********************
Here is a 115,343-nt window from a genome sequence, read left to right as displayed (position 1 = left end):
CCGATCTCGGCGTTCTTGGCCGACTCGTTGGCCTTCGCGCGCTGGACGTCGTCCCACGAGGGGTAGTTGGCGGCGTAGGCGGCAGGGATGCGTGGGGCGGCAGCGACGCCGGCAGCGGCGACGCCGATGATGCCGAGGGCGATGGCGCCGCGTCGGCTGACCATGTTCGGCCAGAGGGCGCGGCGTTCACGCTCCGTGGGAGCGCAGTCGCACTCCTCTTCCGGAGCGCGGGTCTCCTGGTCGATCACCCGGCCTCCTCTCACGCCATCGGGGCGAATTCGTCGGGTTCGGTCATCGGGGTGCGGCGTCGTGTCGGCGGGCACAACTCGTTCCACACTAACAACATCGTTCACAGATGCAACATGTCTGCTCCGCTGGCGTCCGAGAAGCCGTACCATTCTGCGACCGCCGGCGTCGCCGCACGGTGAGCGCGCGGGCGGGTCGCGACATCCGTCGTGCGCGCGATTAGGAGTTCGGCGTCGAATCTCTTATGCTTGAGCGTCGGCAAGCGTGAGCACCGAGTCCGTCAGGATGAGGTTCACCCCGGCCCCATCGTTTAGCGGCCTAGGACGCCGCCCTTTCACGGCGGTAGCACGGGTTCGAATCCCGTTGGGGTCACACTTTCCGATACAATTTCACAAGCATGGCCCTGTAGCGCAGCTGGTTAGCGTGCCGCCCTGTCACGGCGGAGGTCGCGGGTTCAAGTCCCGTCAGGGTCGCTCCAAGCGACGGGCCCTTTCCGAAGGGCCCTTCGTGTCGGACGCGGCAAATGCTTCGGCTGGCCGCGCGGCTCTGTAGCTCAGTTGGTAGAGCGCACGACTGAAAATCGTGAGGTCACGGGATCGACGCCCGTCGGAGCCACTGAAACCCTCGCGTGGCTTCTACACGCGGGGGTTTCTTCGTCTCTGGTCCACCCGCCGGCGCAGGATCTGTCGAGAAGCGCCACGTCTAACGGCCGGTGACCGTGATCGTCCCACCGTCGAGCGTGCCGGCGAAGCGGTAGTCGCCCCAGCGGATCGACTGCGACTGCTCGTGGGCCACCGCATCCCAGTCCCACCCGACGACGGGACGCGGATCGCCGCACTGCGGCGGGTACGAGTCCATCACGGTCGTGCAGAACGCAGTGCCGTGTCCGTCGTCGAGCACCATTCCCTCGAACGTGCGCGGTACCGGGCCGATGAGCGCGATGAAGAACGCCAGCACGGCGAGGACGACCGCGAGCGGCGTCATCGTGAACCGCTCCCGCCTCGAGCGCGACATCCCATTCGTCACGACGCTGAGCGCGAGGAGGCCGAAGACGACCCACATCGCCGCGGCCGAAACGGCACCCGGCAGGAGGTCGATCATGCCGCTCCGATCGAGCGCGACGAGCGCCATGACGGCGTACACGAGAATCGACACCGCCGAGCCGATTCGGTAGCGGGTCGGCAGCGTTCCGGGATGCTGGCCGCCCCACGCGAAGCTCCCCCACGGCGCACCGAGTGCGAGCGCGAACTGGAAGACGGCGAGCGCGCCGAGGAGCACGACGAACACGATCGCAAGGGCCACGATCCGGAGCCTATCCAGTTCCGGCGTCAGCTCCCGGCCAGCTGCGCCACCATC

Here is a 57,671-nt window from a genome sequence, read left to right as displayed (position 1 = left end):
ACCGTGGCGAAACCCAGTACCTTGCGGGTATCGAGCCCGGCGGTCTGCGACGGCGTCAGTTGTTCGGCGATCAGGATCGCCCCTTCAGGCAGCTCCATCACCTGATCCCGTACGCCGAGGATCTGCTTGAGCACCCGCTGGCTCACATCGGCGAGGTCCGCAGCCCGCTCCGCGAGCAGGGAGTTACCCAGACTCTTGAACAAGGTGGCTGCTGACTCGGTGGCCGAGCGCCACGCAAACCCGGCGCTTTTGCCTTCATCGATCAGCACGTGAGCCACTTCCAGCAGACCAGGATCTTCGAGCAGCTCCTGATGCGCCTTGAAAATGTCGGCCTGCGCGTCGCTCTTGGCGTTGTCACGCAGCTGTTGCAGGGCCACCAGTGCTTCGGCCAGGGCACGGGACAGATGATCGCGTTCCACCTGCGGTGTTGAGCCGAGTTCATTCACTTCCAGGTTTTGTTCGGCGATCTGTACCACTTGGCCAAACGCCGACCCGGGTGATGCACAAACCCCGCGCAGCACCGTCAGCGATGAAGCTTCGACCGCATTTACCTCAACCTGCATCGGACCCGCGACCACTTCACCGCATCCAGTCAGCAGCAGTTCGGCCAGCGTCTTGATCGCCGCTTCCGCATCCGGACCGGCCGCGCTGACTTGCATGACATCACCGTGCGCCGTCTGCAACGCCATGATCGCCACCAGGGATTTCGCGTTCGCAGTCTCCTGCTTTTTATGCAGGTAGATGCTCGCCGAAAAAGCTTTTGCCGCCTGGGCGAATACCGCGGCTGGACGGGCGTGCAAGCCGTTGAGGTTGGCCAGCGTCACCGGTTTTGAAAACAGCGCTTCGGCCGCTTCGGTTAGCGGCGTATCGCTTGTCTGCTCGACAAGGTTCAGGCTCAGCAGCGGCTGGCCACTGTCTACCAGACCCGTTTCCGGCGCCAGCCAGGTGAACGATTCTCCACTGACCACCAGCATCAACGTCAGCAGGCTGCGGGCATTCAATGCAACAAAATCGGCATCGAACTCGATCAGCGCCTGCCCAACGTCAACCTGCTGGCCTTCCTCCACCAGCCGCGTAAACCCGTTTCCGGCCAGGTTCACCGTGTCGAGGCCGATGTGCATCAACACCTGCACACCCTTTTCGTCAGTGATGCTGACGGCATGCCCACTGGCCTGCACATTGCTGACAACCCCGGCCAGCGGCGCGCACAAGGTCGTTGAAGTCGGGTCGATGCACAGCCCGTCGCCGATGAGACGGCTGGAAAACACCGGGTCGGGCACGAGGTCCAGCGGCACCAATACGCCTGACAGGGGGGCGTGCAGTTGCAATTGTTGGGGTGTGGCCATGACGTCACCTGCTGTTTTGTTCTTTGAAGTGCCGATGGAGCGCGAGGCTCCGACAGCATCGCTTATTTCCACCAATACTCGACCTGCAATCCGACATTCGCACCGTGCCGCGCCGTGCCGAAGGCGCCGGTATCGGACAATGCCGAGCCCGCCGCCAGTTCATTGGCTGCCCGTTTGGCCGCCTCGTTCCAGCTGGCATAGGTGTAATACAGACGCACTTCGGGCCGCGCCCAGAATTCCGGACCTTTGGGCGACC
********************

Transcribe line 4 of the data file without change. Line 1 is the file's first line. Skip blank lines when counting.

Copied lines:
ACCGTGGCGAAACCCAGTACCTTGCGGGTATCGAGCCCGGCGGTCTGCGACGGCGTCAGTTGTTCGGCGATCAGGATCGCCCCTTCAGGCAGCTCCATCACCTGATCCCGTACGCCGAGGATCTGCTTGAGCACCCGCTGGCTCACATCGGCGAGGTCCGCAGCCCGCTCCGCGAGCAGGGAGTTACCCAGACTCTTGAACAAGGTGGCTGCTGACTCGGTGGCCGAGCGCCACGCAAACCCGGCGCTTTTGCCTTCATCGATCAGCACGTGAGCCACTTCCAGCAGACCAGGATCTTCGAGCAGCTCCTGATGCGCCTTGAAAATGTCGGCCTGCGCGTCGCTCTTGGCGTTGTCACGCAGCTGTTGCAGGGCCACCAGTGCTTCGGCCAGGGCACGGGACAGATGATCGCGTTCCACCTGCGGTGTTGAGCCGAGTTCATTCACTTCCAGGTTTTGTTCGGCGATCTGTACCACTTGGCCAAACGCCGACCCGGGTGATGCACAAACCCCGCGCAGCACCGTCAGCGATGAAGCTTCGACCGCATTTACCTCAACCTGCATCGGACCCGCGACCACTTCACCGCATCCAGTCAGCAGCAGTTCGGCCAGCGTCTTGATCGCCGCTTCCGCATCCGGACCGGCCGCGCTGACTTGCATGACATCACCGTGCGCCGTCTGCAACGCCATGATCGCCACCAGGGATTTCGCGTTCGCAGTCTCCTGCTTTTTATGCAGGTAGATGCTCGCCGAAAAAGCTTTTGCCGCCTGGGCGAATACCGCGGCTGGACGGGCGTGCAAGCCGTTGAGGTTGGCCAGCGTCACCGGTTTTGAAAACAGCGCTTCGGCCGCTTCGGTTAGCGGCGTATCGCTTGTCTGCTCGACAAGGTTCAGGCTCAGCAGCGGCTGGCCACTGTCTACCAGACCCGTTTCCGGCGCCAGCCAGGTGAACGATTCTCCACTGACCACCAGCATCAACGTCAGCAGGCTGCGGGCATTCAATGCAACAAAATCGGCATCGAACTCGATCAGCGCCTGCCCAACGTCAACCTGCTGGCCTTCCTCCACCAGCCGCGTAAACCCGTTTCCGGCCAGGTTCACCGTGTCGAGGCCGATGTGCATCAACACCTGCACACCCTTTTCGTCAGTGATGCTGACGGCATGCCCACTGGCCTGCACATTGCTGACAACCCCGGCCAGCGGCGCGCACAAGGTCGTTGAAGTCGGGTCGATGCACAGCCCGTCGCCGATGAGACGGCTGGAAAACACCGGGTCGGGCACGAGGTCCAGCGGCACCAATACGCCTGACAGGGGGGCGTGCAGTTGCAATTGTTGGGGTGTGGCCATGACGTCACCTGCTGTTTTGTTCTTTGAAGTGCCGATGGAGCGCGAGGCTCCGACAGCATCGCTTATTTCCACCAATACTCGACCTGCAATCCGACATTCGCACCGTGCCGCGCCGTGCCGAAGGCGCCGGTATCGGACAATGCCGAGCCCGCCGCCAGTTCATTGGCTGCCCGTTTGGCCGCCTCGTTCCAGCTGGCATAGGTGTAATACAGACGCACTTCGGGCCGCGCCCAGAATTCCGGACCTTTGGGCGACC